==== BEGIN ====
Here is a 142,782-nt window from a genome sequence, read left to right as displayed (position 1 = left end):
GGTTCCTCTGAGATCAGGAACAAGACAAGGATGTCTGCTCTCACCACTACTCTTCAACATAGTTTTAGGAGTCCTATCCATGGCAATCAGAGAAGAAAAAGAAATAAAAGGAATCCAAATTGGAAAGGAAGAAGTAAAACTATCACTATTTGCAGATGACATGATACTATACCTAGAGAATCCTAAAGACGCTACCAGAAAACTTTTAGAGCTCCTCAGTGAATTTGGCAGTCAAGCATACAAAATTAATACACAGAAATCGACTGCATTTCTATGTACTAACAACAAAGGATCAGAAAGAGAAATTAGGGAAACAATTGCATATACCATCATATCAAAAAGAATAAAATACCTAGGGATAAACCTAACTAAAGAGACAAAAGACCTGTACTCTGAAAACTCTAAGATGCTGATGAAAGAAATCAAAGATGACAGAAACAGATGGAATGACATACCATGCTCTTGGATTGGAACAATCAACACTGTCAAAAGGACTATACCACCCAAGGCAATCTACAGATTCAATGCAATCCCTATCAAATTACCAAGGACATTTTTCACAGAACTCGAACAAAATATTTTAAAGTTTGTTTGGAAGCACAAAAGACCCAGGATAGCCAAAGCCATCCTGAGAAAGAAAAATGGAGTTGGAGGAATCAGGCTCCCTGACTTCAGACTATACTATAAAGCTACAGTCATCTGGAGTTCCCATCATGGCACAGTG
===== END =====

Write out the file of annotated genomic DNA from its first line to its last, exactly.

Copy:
Here is a 142,782-nt window from a genome sequence, read left to right as displayed (position 1 = left end):
GGTTCCTCTGAGATCAGGAACAAGACAAGGATGTCTGCTCTCACCACTACTCTTCAACATAGTTTTAGGAGTCCTATCCATGGCAATCAGAGAAGAAAAAGAAATAAAAGGAATCCAAATTGGAAAGGAAGAAGTAAAACTATCACTATTTGCAGATGACATGATACTATACCTAGAGAATCCTAAAGACGCTACCAGAAAACTTTTAGAGCTCCTCAGTGAATTTGGCAGTCAAGCATACAAAATTAATACACAGAAATCGACTGCATTTCTATGTACTAACAACAAAGGATCAGAAAGAGAAATTAGGGAAACAATTGCATATACCATCATATCAAAAAGAATAAAATACCTAGGGATAAACCTAACTAAAGAGACAAAAGACCTGTACTCTGAAAACTCTAAGATGCTGATGAAAGAAATCAAAGATGACAGAAACAGATGGAATGACATACCATGCTCTTGGATTGGAACAATCAACACTGTCAAAAGGACTATACCACCCAAGGCAATCTACAGATTCAATGCAATCCCTATCAAATTACCAAGGACATTTTTCACAGAACTCGAACAAAATATTTTAAAGTTTGTTTGGAAGCACAAAAGACCCAGGATAGCCAAAGCCATCCTGAGAAAGAAAAATGGAGTTGGAGGAATCAGGCTCCCTGACTTCAGACTATACTATAAAGCTACAGTCATCTGGAGTTCCCATCATGGCACAGTG